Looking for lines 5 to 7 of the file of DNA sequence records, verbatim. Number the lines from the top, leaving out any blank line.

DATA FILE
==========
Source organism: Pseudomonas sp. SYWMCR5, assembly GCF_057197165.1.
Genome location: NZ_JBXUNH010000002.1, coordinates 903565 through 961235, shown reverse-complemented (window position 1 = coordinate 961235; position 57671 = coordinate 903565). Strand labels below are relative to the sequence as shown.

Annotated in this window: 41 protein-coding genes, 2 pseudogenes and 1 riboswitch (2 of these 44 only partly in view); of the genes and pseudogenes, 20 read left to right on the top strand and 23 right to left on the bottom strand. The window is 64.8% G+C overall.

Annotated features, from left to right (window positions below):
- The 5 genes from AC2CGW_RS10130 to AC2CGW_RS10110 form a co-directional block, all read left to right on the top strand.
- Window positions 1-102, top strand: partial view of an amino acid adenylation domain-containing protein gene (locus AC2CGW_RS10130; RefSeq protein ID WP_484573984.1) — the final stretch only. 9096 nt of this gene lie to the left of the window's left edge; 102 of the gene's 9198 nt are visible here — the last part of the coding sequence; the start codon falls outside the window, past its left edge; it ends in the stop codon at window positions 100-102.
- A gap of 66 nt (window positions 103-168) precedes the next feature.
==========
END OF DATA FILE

- The 5 genes from AC2CGW_RS10130 to AC2CGW_RS10110 form a co-directional block, all read left to right on the top strand.
- Window positions 1-102, top strand: partial view of an amino acid adenylation domain-containing protein gene (locus AC2CGW_RS10130; RefSeq protein ID WP_484573984.1) — the final stretch only. 9096 nt of this gene lie to the left of the window's left edge; 102 of the gene's 9198 nt are visible here — the last part of the coding sequence; the start codon falls outside the window, past its left edge; it ends in the stop codon at window positions 100-102.
- A gap of 66 nt (window positions 103-168) precedes the next feature.